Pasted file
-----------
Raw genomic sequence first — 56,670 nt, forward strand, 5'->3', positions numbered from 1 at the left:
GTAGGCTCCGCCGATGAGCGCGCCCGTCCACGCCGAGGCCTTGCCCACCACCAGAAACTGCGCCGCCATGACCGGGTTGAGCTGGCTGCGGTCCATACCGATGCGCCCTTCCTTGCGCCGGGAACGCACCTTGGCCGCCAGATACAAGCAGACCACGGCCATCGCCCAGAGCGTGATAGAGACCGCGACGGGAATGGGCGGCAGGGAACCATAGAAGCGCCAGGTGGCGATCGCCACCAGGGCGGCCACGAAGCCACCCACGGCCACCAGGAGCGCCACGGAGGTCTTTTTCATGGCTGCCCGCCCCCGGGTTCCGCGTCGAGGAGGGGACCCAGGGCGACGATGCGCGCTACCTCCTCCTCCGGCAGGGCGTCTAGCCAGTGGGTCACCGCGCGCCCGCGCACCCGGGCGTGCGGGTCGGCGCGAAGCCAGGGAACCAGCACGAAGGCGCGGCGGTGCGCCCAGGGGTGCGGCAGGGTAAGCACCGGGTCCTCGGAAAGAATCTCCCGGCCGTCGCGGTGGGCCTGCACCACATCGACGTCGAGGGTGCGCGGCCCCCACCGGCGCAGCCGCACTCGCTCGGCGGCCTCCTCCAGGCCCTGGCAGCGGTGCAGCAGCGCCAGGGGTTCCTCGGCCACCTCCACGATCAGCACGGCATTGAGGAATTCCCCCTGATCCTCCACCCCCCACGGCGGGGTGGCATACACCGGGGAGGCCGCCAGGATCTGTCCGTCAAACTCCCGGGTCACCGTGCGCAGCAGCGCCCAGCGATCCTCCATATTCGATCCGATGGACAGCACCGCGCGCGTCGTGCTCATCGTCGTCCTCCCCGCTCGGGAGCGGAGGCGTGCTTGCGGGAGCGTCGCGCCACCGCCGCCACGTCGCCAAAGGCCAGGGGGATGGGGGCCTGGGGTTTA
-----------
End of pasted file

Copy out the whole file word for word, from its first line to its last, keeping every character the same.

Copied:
Raw genomic sequence first — 56,670 nt, forward strand, 5'->3', positions numbered from 1 at the left:
GTAGGCTCCGCCGATGAGCGCGCCCGTCCACGCCGAGGCCTTGCCCACCACCAGAAACTGCGCCGCCATGACCGGGTTGAGCTGGCTGCGGTCCATACCGATGCGCCCTTCCTTGCGCCGGGAACGCACCTTGGCCGCCAGATACAAGCAGACCACGGCCATCGCCCAGAGCGTGATAGAGACCGCGACGGGAATGGGCGGCAGGGAACCATAGAAGCGCCAGGTGGCGATCGCCACCAGGGCGGCCACGAAGCCACCCACGGCCACCAGGAGCGCCACGGAGGTCTTTTTCATGGCTGCCCGCCCCCGGGTTCCGCGTCGAGGAGGGGACCCAGGGCGACGATGCGCGCTACCTCCTCCTCCGGCAGGGCGTCTAGCCAGTGGGTCACCGCGCGCCCGCGCACCCGGGCGTGCGGGTCGGCGCGAAGCCAGGGAACCAGCACGAAGGCGCGGCGGTGCGCCCAGGGGTGCGGCAGGGTAAGCACCGGGTCCTCGGAAAGAATCTCCCGGCCGTCGCGGTGGGCCTGCACCACATCGACGTCGAGGGTGCGCGGCCCCCACCGGCGCAGCCGCACTCGCTCGGCGGCCTCCTCCAGGCCCTGGCAGCGGTGCAGCAGCGCCAGGGGTTCCTCGGCCACCTCCACGATCAGCACGGCATTGAGGAATTCCCCCTGATCCTCCACCCCCCACGGCGGGGTGGCATACACCGGGGAGGCCGCCAGGATCTGTCCGTCAAACTCCCGGGTCACCGTGCGCAGCAGCGCCCAGCGATCCTCCATATTCGATCCGATGGACAGCACCGCGCGCGTCGTGCTCATCGTCGTCCTCCCCGCTCGGGAGCGGAGGCGTGCTTGCGGGAGCGTCGCGCCACCGCCGCCACGTCGCCAAAGGCCAGGGGGATGGGGGCCTGGGGTTTA